IN THIS ARTICLE

    Welcome to our series on Android development with Fabric! In previous tutorials, we’ve shown you how to create apps with technologies like Android or PhoneGap. In this blog entry, we highlight a new toolkit, Twitter Fabric, that accelerates mobile app development and helps you build an app with several realtime data features that you’ll be able to use “as-is” or employ easily in your own data streaming applications:

    PubNub Fabric Chat App for Android

    In recent years, the dominant trend of mobile applications has been towards realtime apps, given its clear wins for user experience and monetization. Would Twitter or Slack work if they were email-only and produced a daily digest (like email lists of the past)? How do you call Uber or Lyft with only an email API and a daily static list of drivers? As you can see, there’s a huge disruptive force that comes from seeing vehicle locations in realtime. And as time goes on, there will be more and more adoption of realtime messaging: it is critical for applications in the IoT (Internet of Things) space, where a thermostat must provide the temperature and ability to control right now, not even 5 or 10 minutes ago. Emerging applications in the commercial and industrial IoT space have even greater demands around realtime – there is little margin of error in robot and vehicle control.

    Android, as we all know, has grown up a lot in the past 5 years. It can literally boast an installed base of billions of devices across everything from smartphones to tablets to wearables (glasses/watches) to automobiles.

    PubNub provides a global realtime Data Stream Network with extremely high availability and low latency. You can exchange messages between devices (and/or sensors, servers… essentially anything that can talk TCP) in less than a quarter of a second worldwide. And of that 250ms, a large part comes from the last hop – the data carrier itself! As 4G LTE and cloud computing gain traction, those latencies will decrease even further.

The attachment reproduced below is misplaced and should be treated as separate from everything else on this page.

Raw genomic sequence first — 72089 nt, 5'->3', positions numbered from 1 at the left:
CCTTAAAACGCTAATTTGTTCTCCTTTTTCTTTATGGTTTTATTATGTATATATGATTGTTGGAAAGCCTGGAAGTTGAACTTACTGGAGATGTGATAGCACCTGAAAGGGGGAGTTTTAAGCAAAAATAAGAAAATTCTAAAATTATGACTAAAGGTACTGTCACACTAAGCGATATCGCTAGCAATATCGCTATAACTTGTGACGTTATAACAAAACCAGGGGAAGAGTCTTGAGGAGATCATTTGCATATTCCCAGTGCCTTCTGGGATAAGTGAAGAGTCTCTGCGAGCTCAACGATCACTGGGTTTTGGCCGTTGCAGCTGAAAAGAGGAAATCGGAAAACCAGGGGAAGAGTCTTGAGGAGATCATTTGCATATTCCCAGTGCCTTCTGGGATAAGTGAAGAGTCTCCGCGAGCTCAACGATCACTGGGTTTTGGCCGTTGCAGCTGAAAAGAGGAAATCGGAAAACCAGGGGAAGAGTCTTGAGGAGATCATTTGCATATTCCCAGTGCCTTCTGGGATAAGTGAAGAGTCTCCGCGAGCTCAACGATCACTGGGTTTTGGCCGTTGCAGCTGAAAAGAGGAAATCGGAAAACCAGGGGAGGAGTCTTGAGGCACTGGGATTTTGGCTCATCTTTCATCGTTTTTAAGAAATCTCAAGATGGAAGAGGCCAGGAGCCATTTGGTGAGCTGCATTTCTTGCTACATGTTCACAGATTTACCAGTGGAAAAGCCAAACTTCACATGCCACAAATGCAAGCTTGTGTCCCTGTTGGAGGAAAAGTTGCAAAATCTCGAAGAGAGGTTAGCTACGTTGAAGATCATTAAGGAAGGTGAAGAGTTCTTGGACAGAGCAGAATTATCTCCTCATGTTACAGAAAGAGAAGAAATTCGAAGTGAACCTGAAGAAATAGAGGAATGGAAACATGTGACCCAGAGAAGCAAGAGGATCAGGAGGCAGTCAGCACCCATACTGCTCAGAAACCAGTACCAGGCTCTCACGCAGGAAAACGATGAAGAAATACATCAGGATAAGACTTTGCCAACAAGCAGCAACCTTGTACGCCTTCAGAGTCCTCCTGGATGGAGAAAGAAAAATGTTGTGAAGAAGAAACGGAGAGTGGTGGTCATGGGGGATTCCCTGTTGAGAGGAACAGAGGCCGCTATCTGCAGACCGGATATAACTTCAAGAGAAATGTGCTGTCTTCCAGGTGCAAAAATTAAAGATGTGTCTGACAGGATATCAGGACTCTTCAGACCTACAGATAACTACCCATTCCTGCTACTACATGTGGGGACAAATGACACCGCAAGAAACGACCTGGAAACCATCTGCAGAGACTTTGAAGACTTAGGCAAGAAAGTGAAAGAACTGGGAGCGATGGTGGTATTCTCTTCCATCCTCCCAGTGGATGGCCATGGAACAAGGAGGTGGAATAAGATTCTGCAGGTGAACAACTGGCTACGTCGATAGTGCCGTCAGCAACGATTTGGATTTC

Twitter Fabric is a dev toolkit for Android that gives developers a powerful array of options:

    • Familiar dev toolkit for iOS, Android and Web Applications: a unified developer experience that focuses on ease of development and maintenance.
    • Best-of-breed SDKs all in one place: taking the pain out of third-party SDK provisioning and using new services in your application.
    • Streamlined dependency management: Fabric plugin kits are managed together to consolidate dependencies and avoid “dependency hell.”
    • Rapid app development with task-based sample code on-boarding: You can access and integrate sample code use cases right from the IDE.
    • Automated Key Provisioning: sick of creating and managing yet another account ? So were we! Fabric will provision those API keys for you.
    • Open Source, allowing easier understanding, extension and fixes.

    Okay, so admittedly, that was a lot to digest. How do all these things fit together exactly?

    • We are building an Android app because we want to reach the most devices worldwide.
    • We use the Fabric plugin for Android Studio, giving us our “mission control” for plugin adoption and app releases.
    • We adopt Best-of-Breed services ( like PubNub ) rapidly by quickly integrating plugin kits and sample code in Fabric.
    • We use PubNub as our Global Realtime Data Stream Network to power the Chat and Presence features.
    • In addition, we’ll use Twitter’s API for Fabric to provide user authentication (we could also easily use Twitter’s other APIs if that content is relevant to the application).
    PubNub Fabric Chat App for Android - Movie